US Supreme Court Throws Out Cops Use of GPS Device on Autos Without Warrant

By: Wallin & Klarich

In one of the most important criminal appeals decisions by the high court in years, the United States Supreme Court ruled that law enforcement cannot place a GPS device on or within your vehicle without your knowledge unless they first obtain a search warrant. The police and prosecutors argued that this was not an unconstitutional invasion of a persons privacy to use such a GPS device to track the whereabouts of a person.

In a shocking development ALL NINE JUSTICES ruled that the police and prosecutors were violating the constitutional rights of persons when they failed to first obtain a search warrant to track a person by use of a GPS device. The justices split on their reasoning but all nine agreed that the police could not legally continue to do this.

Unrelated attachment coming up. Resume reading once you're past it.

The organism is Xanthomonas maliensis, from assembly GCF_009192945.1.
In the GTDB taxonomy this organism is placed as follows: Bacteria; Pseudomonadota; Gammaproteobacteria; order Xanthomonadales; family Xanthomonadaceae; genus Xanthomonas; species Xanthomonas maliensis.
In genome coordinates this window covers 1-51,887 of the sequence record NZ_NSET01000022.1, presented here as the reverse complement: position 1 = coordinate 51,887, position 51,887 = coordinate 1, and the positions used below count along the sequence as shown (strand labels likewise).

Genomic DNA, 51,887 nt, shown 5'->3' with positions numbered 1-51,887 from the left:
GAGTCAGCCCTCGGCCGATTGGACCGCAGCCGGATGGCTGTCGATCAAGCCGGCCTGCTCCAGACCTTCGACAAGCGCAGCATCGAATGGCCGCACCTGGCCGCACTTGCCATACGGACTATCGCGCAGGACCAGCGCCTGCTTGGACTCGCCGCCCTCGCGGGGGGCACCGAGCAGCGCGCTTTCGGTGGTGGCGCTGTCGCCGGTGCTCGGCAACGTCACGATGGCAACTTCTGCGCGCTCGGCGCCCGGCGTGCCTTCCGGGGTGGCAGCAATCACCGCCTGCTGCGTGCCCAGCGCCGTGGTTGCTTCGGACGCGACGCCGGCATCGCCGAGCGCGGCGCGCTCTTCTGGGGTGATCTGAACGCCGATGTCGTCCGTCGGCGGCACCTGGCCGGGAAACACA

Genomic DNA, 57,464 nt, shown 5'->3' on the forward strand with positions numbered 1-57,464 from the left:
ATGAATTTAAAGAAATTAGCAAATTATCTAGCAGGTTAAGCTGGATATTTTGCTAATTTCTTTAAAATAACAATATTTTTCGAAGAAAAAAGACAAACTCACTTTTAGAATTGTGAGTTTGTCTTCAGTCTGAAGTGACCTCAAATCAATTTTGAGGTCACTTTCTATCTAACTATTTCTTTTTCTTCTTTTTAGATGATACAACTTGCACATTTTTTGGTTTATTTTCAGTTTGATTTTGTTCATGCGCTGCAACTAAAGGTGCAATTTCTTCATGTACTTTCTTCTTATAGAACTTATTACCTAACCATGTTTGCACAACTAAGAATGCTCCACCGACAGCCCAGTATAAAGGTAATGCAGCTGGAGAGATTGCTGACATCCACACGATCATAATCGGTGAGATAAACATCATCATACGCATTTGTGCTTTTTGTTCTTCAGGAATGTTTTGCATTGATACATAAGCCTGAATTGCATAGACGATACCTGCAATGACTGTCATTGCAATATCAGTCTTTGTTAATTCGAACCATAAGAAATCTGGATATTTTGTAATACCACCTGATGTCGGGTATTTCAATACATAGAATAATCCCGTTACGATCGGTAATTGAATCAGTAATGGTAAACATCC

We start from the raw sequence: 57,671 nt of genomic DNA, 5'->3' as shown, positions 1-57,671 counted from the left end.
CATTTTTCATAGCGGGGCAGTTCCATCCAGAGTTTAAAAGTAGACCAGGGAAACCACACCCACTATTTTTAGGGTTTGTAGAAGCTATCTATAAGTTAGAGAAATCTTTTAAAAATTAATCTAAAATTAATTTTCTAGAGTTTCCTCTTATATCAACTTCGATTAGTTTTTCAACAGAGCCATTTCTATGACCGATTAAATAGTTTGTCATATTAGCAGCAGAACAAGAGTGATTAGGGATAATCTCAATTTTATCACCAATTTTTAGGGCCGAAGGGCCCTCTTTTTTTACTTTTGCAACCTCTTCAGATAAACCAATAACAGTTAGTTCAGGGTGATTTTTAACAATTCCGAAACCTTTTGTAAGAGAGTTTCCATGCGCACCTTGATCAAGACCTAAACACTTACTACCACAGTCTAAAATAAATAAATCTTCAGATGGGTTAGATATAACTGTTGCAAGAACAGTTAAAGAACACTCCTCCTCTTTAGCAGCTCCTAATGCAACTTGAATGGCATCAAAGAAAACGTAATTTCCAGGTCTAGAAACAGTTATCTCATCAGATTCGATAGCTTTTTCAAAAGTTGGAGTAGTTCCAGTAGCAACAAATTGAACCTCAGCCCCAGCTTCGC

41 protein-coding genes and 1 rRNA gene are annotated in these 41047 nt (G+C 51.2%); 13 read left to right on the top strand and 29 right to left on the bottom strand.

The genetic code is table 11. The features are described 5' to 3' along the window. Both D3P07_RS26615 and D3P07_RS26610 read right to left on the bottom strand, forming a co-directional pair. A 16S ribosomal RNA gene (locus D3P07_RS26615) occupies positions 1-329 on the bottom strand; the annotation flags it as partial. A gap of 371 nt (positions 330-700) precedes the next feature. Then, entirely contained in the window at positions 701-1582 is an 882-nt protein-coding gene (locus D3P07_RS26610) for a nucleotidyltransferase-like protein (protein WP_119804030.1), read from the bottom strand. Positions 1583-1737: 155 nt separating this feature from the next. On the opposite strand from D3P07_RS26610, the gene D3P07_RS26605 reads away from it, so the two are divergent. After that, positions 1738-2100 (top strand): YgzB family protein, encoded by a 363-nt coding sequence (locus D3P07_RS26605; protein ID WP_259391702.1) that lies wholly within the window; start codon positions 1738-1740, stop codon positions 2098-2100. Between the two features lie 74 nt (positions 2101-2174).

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Some of the justices concluded that it was definitely an invasion of a persons “privacy” rights under the constitution. The majority of the justices concluded that this was a “search” under the Fourth Amendment to our constitution and as a search required the police to obtain a search warrant.

It is very gratifying to know that even with the majority of our current Supreme Court being “conservative” on most criminal law matters, that they were willing to see that secretly putting a GPS device on your vehicle just is not legal under our constitution. One of the justices went so far as to say that putting a GPS device is similar to allowing the police to track every cell phone call you make or to monitor every Google search you do the internet. This justice said that the government cannot do these things as they are in violation of every persons privacy rights.

I hope everyone is as happy about this decision as we are at Wallin and Klarich.
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The protection of our clients rights is why Wallin and Klarich exists. This new decision will help us in our daily battle with prosecutors to see that justice is done.

We would love to hear your thoughts on this important decision.

Posted In: Appeals